Leave No Trace (2018)
There is a distinct peaceful quality to Leave No Trace. Oscar nominee Debra Granik’s (Winter’s Bone) new film reclaims nature from her brutal Ozark nightmare that launched Jennifer Lawrence into stardom. Granik and co-writer/producer Anne Rosellini abandon bodily mutilation for a view of a father in recovery (or hiding) and a daughter who has only known the haven her father has built. Ben Foster as Will and particularly breakout Thomasin Harcourt McKenzie as the daughter Tom develop an intense understanding between father and daughter as they clash quietly over involvement in society.
Foster beautifully unveils a tortured veteran’s reintegration into a society he has no comfort living in. Fearing his daughter’s removal if he does not trust his ability to assimilate. McKenzie as the daughter getting her first taste of friends her own age, she is eager for her own next step. “I don’t have the same problem you have,” she tells her father as he plots his next move–this girl is wise, having learned to fend for herself while other kids would be eating chicken nuggets. Unlike Captain Fantastic, her father is not trying to build utopia. The father is trying to survive.
Aghast at accusations made against her father, Tom expresses a lifetime of commitment negated in her furiously quivering jaw and quick retraction of her rarely encountered drama. McKenzie is an imperfect speaker with a timid voice, but a lifetime of relative peace brought that on less than her experience. There’s an ascertance to her life as her father has been leading her through drills that foster decisive thinking. A world of storytelling flows out of the actress and she attempts to placate the unfamiliar society. Where is home for her, a girl who has known little else that camping? She hardly remembers her mother and has been educated by her father entirely. It’s a unique role: a girl raised civilly in the woods; and Thomasin Mackenzie wrangles in the inherent danger of instability with a caring, loving father who may not be able to further match with his growing daughter. Why didn’t this come out over Father’s Day?!?!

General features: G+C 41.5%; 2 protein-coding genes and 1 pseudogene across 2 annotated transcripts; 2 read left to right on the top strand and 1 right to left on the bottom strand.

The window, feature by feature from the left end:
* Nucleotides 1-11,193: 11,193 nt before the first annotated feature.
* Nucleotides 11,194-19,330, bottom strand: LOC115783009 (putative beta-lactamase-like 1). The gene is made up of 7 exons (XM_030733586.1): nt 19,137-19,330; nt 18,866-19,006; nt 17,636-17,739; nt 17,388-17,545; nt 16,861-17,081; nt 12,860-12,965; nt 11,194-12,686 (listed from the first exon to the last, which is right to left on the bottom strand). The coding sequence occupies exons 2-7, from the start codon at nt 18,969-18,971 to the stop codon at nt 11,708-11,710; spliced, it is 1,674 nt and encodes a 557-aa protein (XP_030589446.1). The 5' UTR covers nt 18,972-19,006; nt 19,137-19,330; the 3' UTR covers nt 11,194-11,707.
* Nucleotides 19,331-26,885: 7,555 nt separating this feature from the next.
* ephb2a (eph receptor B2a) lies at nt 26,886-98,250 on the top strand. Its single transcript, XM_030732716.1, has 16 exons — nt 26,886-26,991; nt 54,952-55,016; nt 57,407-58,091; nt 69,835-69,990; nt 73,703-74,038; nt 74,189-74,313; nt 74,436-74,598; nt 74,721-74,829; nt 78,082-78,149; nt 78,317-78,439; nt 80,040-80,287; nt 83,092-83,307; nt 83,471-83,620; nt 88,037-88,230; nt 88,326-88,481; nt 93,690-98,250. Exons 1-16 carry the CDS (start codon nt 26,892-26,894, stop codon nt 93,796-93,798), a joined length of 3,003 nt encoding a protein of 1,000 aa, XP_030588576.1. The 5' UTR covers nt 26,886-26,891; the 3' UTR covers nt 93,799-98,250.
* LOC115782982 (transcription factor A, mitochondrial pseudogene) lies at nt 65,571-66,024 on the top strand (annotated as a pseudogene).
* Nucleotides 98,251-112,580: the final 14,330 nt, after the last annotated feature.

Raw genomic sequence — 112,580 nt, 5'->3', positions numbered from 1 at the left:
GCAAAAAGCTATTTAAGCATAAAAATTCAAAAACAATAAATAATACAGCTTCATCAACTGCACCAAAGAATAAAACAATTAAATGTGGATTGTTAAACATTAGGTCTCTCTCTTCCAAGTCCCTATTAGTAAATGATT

Finding kindness along the way, McKenzie latches onto the warmth of others–and they are lucky to find it. Winter’s Bone standout Dale Dickey welcomes the travelers with open arms and introduces a intermediate step for the traveling duo. Their ultimate decision is touching and as they come to terms with their future, we are graced with Granik’s subtle touch, making Bigfoot country an adventure in the woods without bloodshed. A gorgeous family film.